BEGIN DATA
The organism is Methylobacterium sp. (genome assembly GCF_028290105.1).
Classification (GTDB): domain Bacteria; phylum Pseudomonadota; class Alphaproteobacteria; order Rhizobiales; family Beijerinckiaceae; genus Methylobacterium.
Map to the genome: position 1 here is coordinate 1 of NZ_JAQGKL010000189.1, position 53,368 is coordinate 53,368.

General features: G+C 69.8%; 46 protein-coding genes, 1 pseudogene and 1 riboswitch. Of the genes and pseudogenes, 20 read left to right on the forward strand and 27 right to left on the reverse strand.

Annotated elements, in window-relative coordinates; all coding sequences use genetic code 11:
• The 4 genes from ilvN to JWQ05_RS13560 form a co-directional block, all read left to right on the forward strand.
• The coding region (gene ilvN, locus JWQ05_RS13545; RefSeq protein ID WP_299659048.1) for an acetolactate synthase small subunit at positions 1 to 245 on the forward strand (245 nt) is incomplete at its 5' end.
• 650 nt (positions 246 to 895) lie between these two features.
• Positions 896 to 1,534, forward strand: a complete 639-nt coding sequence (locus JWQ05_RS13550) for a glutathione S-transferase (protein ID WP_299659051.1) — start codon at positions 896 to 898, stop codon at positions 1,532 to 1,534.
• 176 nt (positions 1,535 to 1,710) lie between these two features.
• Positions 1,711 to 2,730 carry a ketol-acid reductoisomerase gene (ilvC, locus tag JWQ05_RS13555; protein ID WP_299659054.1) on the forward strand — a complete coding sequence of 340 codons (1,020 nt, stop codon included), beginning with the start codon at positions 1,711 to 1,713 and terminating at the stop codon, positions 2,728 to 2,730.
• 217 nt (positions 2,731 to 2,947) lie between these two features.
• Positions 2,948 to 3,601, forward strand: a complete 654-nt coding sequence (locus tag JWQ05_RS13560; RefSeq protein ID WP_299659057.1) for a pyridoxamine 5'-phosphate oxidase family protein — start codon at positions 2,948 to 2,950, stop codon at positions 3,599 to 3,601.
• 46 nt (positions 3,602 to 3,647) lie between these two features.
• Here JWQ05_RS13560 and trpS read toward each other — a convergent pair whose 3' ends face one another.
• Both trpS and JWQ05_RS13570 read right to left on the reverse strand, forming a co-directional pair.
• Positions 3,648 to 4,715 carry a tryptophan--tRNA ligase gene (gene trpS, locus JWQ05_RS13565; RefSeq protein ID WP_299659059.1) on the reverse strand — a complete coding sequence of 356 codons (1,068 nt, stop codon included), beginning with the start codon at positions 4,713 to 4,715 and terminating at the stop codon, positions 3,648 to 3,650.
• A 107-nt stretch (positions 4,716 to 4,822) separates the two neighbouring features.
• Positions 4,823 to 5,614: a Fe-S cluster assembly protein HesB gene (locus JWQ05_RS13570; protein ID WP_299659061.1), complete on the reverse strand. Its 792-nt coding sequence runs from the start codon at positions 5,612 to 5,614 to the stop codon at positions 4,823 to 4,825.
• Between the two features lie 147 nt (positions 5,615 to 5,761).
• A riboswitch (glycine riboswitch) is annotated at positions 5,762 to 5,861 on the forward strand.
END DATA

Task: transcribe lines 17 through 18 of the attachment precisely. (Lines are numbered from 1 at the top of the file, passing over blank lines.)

• Positions 3,648 to 4,715 carry a tryptophan--tRNA ligase gene (gene trpS, locus JWQ05_RS13565; RefSeq protein ID WP_299659059.1) on the reverse strand — a complete coding sequence of 356 codons (1,068 nt, stop codon included), beginning with the start codon at positions 4,713 to 4,715 and terminating at the stop codon, positions 3,648 to 3,650.
• A 107-nt stretch (positions 4,716 to 4,822) separates the two neighbouring features.